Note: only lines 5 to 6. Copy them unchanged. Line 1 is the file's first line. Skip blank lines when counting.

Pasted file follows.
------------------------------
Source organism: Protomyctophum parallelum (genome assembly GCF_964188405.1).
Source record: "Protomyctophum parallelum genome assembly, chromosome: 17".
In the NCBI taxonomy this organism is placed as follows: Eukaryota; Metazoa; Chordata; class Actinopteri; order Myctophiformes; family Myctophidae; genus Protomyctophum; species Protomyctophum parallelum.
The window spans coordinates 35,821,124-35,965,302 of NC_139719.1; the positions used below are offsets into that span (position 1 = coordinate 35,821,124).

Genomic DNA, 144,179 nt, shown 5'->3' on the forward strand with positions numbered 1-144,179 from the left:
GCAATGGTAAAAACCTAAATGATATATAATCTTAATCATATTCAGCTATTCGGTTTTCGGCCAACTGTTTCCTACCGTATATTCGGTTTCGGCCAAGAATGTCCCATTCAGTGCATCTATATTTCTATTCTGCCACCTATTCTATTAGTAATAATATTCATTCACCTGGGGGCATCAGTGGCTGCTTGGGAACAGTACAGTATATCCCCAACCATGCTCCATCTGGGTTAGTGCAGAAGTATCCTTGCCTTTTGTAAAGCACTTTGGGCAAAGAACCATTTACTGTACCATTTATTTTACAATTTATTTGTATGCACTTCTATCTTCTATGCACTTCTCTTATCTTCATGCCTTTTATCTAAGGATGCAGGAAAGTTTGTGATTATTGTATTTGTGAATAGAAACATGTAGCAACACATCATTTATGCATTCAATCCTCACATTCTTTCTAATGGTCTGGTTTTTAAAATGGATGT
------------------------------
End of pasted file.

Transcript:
Genomic DNA, 144,179 nt, shown 5'->3' on the forward strand with positions numbered 1-144,179 from the left:
GCAATGGTAAAAACCTAAATGATATATAATCTTAATCATATTCAGCTATTCGGTTTTCGGCCAACTGTTTCCTACCGTATATTCGGTTTCGGCCAAGAATGTCCCATTCAGTGCATCTATATTTCTATTCTGCCACCTATTCTATTAGTAATAATATTCATTCACCTGGGGGCATCAGTGGCTGCTTGGGAACAGTACAGTATATCCCCAACCATGCTCCATCTGGGTTAGTGCAGAAGTATCCTTGCCTTTTGTAAAGCACTTTGGGCAAAGAACCATTTACTGTACCATTTATTTTACAATTTATTTGTATGCACTTCTATCTTCTATGCACTTCTCTTATCTTCATGCCTTTTATCTAAGGATGCAGGAAAGTTTGTGATTATTGTATTTGTGAATAGAAACATGTAGCAACACATCATTTATGCATTCAATCCTCACATTCTTTCTAATGGTCTGGTTTTTAAAATGGATGT